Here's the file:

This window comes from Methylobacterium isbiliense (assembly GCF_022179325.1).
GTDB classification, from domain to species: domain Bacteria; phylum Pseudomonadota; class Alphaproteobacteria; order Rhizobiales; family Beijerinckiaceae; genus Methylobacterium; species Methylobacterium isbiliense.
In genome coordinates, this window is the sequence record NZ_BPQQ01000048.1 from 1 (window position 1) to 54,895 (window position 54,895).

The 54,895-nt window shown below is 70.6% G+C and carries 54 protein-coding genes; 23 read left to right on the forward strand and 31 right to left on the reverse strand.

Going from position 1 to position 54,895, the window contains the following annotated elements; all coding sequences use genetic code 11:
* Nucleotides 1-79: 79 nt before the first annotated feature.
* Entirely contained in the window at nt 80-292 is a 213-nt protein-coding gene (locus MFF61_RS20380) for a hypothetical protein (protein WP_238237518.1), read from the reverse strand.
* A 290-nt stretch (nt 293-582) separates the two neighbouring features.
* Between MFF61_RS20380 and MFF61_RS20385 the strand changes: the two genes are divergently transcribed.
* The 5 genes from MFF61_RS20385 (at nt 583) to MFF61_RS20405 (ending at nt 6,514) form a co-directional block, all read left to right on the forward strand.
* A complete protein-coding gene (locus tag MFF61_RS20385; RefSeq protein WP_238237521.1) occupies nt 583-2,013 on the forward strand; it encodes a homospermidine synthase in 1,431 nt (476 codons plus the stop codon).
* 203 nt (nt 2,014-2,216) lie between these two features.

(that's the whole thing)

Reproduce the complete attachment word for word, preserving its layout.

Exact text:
This window comes from Methylobacterium isbiliense (assembly GCF_022179325.1).
GTDB classification, from domain to species: domain Bacteria; phylum Pseudomonadota; class Alphaproteobacteria; order Rhizobiales; family Beijerinckiaceae; genus Methylobacterium; species Methylobacterium isbiliense.
In genome coordinates, this window is the sequence record NZ_BPQQ01000048.1 from 1 (window position 1) to 54,895 (window position 54,895).

The 54,895-nt window shown below is 70.6% G+C and carries 54 protein-coding genes; 23 read left to right on the forward strand and 31 right to left on the reverse strand.

Going from position 1 to position 54,895, the window contains the following annotated elements; all coding sequences use genetic code 11:
* Nucleotides 1-79: 79 nt before the first annotated feature.
* Entirely contained in the window at nt 80-292 is a 213-nt protein-coding gene (locus MFF61_RS20380) for a hypothetical protein (protein WP_238237518.1), read from the reverse strand.
* A 290-nt stretch (nt 293-582) separates the two neighbouring features.
* Between MFF61_RS20380 and MFF61_RS20385 the strand changes: the two genes are divergently transcribed.
* The 5 genes from MFF61_RS20385 (at nt 583) to MFF61_RS20405 (ending at nt 6,514) form a co-directional block, all read left to right on the forward strand.
* A complete protein-coding gene (locus tag MFF61_RS20385; RefSeq protein WP_238237521.1) occupies nt 583-2,013 on the forward strand; it encodes a homospermidine synthase in 1,431 nt (476 codons plus the stop codon).
* 203 nt (nt 2,014-2,216) lie between these two features.